Monday, July 6, 2009

Shared World: some cultural considerations

I am considering compiling in one place a timeline of real-world events from the ancient histories of our shared world's major civilizations (to build on what Brandon suggested in an earlier post) and invite the group to brainstorm about some of the points of historical divergence in each one, so we can start getting our timeline together.

I found one possible glitch with our plan of including a Mesoamerican civilization in the mix: if it's to be one that exists roughly concurrent with Ancient Egypt, then we may need to abandon the Aztecs and go all the way back to the Olmecs. This should be fine, since what little is known about the Olmecs seems to indicate that a lot of their culture was carried forward into the culture of later groups like the Aztecs. I'll read up on it some more later.

It's occurred to me that this whole universe is going to be, almost by definition, full of non-white people, which I think is great. One thing we might consider when handling Egypt is that something of a controversy exists regarding the race of the ancient Egyptians. The prevailing scholarly consensus seems to be that its anachronistic to talk about race in the black versus white terms we have now when discussing the Egyptians, as they were probably neither. Many people adhere, however, to an Afrocentric approach to the topic and insist that the Egyptians were black people in the same way that most sub-Saharan Africans are now. This point of view is understandable as a reaction to old-style racist European treatments of history which tended to assume that any people who had an impressive civilization must have been more or less white and the result of Indo-European immigration. The historical evidence seems to support neither extreme but offers a lot of indication that there were both black and olive-complected people in ancient Egypt. Just something to consider when we get to the point of imagining ancient Egyptian characters.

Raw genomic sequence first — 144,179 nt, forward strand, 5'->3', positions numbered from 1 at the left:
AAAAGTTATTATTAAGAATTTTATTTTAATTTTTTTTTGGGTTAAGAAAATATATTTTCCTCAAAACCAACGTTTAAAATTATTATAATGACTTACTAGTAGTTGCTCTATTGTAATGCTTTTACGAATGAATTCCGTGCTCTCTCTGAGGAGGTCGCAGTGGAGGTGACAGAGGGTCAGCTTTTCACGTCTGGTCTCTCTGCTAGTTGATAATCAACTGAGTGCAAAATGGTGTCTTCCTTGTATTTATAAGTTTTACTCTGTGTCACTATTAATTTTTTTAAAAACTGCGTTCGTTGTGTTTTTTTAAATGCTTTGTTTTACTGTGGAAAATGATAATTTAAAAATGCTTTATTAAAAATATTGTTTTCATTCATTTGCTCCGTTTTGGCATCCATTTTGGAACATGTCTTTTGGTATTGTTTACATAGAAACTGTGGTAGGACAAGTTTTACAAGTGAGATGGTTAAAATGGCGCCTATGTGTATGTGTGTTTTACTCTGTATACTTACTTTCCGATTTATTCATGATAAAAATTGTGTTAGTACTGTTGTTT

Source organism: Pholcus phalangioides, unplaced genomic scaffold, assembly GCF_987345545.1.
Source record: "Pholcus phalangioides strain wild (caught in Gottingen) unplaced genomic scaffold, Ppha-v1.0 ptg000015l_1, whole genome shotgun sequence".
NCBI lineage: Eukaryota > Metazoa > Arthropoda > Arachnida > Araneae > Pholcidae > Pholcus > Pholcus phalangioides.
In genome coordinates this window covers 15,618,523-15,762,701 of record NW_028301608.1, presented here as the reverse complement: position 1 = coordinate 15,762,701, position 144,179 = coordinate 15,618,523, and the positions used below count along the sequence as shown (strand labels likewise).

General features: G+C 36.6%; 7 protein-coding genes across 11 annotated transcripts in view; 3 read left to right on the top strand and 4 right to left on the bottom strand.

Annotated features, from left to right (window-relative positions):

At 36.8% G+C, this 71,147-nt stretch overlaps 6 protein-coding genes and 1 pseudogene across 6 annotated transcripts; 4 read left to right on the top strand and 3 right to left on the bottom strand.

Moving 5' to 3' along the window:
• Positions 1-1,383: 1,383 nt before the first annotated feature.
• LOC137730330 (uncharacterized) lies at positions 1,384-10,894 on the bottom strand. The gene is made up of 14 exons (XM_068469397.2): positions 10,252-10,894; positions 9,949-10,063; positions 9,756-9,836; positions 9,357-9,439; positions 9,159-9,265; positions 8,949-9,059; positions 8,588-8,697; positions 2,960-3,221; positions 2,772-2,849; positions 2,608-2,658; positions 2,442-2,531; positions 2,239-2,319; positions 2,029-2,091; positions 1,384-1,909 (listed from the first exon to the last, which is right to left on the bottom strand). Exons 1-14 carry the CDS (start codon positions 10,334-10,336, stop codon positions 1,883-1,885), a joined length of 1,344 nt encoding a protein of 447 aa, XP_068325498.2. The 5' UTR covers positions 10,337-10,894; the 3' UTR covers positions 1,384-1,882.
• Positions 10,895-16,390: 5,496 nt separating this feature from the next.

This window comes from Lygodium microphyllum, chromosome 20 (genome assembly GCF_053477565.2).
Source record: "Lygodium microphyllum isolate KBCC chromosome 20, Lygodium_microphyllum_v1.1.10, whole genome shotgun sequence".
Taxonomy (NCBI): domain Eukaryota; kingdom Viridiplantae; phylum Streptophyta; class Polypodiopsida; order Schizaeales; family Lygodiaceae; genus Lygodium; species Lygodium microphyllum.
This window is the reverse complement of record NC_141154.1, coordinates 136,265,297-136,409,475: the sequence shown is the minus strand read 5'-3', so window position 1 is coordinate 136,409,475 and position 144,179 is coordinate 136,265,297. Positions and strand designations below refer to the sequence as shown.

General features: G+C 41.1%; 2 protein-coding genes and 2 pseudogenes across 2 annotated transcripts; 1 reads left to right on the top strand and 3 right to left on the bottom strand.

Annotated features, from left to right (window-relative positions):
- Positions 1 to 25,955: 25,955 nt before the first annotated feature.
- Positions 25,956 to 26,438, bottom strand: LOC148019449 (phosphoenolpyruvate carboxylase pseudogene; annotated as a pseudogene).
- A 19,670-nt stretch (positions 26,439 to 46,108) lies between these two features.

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Anonymous said...

I think it's time we finally nailed down which major cultures we will be starting with, and once we have them we can begin to develop a timeline. So we have the Egyptians and the Olmecs. We've already talked quite a bit about some Greek-like civ, depending on the exact starting point (which is something else we need to pin down for certain before we can go much farther). China also would be in here. I propose, however, that maybe we create a brand new civilization, although not quite from scratch.

We toyed earlier with using some African culture as a major civ, but seemed to abandon it at the time because there wasn't really anything of significant size at our starting point. But if we go with the idea of the aliens just throwing down tech all over and letting people scramble for it, it would be likely that some groups might get a hold of some and use it to become greater than they ever did in our history. We can take a look at history and see what cultures might have just started emerging at that time and make them become powerful earlier, creating a new culture at once familiar and completely new.

On a seperate note, I would really like to see diagrams of the various ether/protoplanet ideas, as it seems to me that most people have differing ideas of what the concepts really mean. Diagrams could help us understand it better so we can finally nail down the physics and rules for the universe.

Christopher Fletcher said...